John Wayne Gacy was convicted of killing 33 people in suburban Chicago in the 1970s. He was executed in 1994. But now, a 16-year-old runaway from St. Paul has been identified as one of his victims.
For 41 years, Lorie Sisterman has wondered what happened to her little brother "Jimmie."
Now, for better or worse, she knows.
"It's great news, but it's shocking and overwhelming," Sisterman said. "I've been telling people I'm kind of in a fog. I'm doing my thing, walking and talking. It's a little surreal."
Sisterman says Jimmie Haakenson ran away from their family's home in St. Paul in 1976, when he was just 16.
He called his mother on August 5 that year to say he was in Chicago, but his family never heard from him again.
"We got married. We had kids. Life went on, always wondering that happened to Jimmie," Sisterman said.
When John Wayne Gacy was arrested two years later for killing 33 boys and young men and burying many of them in the crawl space under his house, Sisterman says her family wondered if Jimmie was one of his victims.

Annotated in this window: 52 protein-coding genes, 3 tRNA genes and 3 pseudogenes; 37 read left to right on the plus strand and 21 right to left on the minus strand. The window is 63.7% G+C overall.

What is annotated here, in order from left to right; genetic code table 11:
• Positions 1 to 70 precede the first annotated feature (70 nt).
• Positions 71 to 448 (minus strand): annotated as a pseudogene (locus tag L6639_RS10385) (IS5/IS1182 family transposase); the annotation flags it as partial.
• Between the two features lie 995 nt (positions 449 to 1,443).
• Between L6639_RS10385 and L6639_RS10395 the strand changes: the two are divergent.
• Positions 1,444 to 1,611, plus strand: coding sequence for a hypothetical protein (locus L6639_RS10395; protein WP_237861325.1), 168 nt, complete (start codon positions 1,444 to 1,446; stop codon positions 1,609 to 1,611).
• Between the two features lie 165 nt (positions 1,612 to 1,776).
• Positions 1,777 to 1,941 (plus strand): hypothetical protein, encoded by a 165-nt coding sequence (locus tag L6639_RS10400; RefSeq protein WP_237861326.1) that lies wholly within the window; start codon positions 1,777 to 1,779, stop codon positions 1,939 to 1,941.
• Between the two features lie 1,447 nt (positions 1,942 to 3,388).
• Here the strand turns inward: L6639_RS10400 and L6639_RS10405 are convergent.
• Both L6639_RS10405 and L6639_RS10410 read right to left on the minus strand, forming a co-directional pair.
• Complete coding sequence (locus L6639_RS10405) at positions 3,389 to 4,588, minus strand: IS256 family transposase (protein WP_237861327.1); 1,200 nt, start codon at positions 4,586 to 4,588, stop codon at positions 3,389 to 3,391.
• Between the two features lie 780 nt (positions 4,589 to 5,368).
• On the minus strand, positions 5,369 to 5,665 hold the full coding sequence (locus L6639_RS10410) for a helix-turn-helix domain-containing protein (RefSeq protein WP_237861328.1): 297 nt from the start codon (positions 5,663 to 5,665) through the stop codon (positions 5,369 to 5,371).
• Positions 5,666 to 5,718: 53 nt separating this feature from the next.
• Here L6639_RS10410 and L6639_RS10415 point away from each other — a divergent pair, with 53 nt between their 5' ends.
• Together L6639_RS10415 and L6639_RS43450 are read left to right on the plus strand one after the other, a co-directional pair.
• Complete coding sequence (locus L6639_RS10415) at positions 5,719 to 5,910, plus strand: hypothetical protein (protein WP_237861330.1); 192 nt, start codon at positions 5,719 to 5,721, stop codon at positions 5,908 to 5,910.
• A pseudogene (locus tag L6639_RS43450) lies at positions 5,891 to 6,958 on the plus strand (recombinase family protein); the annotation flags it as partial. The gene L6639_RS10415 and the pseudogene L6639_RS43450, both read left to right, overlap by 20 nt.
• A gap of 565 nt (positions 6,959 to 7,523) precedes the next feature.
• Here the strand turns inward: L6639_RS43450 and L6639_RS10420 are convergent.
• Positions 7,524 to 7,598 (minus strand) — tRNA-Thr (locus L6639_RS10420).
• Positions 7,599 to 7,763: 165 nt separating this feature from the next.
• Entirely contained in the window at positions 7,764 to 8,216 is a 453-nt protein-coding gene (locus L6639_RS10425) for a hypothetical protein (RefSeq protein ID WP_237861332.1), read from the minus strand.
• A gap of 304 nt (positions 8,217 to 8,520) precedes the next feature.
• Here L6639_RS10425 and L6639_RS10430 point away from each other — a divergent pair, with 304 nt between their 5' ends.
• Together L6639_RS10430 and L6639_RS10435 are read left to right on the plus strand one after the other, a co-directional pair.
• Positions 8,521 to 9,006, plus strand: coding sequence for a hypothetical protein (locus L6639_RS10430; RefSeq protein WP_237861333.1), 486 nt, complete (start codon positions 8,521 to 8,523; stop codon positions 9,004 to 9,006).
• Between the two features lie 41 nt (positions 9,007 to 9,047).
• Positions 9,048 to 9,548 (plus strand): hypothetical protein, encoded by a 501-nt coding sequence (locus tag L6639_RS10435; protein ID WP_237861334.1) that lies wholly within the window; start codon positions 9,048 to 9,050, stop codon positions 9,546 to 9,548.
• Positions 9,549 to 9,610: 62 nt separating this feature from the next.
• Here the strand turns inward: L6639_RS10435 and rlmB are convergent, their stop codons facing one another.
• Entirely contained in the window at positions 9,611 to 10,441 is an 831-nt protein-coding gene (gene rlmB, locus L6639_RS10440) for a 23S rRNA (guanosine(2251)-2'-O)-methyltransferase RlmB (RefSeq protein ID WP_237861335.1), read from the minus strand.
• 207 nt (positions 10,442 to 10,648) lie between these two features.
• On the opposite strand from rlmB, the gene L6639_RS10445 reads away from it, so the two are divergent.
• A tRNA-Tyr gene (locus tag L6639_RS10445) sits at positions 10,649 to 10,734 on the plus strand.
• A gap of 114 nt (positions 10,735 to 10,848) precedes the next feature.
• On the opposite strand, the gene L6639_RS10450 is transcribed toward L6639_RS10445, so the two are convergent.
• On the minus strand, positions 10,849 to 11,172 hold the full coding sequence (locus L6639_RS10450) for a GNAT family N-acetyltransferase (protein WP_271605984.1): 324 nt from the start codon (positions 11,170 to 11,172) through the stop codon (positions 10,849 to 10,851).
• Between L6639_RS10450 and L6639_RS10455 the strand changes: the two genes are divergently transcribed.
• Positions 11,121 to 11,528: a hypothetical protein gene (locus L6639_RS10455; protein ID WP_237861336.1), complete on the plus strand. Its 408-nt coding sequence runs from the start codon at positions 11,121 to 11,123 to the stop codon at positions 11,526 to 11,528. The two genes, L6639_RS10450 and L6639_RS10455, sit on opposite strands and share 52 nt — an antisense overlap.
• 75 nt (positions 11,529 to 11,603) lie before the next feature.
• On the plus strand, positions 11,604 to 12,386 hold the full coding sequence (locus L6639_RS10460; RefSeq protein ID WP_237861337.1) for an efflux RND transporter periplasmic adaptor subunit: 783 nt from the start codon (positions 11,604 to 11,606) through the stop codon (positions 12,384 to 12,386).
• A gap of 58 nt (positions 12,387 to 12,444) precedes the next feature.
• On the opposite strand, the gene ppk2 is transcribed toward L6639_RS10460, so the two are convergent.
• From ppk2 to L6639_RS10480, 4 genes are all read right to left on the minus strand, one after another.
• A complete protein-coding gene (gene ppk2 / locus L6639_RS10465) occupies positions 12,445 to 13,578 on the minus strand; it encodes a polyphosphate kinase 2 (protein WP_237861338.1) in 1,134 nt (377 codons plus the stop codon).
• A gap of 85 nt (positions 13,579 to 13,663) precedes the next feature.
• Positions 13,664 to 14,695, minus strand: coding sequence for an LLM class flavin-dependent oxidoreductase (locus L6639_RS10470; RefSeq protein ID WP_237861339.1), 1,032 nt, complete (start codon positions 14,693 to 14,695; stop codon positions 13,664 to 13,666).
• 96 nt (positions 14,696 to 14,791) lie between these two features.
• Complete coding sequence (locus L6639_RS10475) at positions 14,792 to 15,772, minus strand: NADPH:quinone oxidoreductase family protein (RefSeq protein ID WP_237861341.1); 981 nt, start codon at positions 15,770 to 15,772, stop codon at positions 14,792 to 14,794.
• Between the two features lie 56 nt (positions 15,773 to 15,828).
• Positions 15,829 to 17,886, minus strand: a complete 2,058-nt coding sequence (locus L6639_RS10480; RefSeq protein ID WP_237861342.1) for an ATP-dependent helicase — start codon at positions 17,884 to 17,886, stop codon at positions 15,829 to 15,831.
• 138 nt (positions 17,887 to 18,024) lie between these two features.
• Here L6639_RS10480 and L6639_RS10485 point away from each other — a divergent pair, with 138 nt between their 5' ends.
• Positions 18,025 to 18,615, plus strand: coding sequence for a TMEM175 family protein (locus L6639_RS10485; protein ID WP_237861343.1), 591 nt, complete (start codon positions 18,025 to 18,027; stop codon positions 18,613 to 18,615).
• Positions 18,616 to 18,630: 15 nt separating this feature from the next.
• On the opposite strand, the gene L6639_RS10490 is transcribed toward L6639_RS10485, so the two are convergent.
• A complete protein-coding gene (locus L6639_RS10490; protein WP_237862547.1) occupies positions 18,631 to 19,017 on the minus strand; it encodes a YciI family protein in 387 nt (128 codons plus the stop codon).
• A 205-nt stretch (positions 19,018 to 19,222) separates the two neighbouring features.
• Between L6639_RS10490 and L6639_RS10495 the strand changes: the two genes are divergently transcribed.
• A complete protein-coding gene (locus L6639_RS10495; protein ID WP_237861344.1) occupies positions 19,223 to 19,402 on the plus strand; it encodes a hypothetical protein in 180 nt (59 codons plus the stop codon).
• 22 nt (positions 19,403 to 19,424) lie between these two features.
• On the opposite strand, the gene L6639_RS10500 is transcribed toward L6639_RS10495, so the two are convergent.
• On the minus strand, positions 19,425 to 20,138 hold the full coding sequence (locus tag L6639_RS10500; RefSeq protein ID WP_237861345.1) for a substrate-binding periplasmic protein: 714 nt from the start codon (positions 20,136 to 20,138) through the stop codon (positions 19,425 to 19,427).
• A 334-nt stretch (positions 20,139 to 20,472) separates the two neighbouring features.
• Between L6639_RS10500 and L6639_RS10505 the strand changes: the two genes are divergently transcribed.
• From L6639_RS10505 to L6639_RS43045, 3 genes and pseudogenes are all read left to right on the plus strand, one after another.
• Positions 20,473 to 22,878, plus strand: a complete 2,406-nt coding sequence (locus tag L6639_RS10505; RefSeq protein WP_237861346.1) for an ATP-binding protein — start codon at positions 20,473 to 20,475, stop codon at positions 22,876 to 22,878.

Her mother even went to St. Paul police, who sent a letter to investigators in Illinois, but without dental records they couldn't make a positive identification.
After Sisterman's nephew, who never met Jimmie, learned Cook County investigators were still trying to identify seven of Gacy's victims, he convinced Sisterman and her brother to submit a DNA sample last March.
On Monday, Cook County detectives came to Minnesota to tell them Jimmie was the person known as "Victim Number 24."
"If you're mad and run away from home, you don't deserve to be scooped up by a madman and murdered," said Sisterman.
Now that Sisterman knows her brother is buried in a cemetery in Hillside, IL, with the words "We Remembered" on his tombstone, she hopes she can finally put this mystery, decades in the making, to rest.
"We can say his name and that's where he is and say goodbye and maybe it will be good. We'll feel good," said Sisterman.
Investigators told Sisterman that Gacy killed her brother, the very same day Jimmie called home for the last time.
Her family will eventually have a service for him at the Illinois cemetery.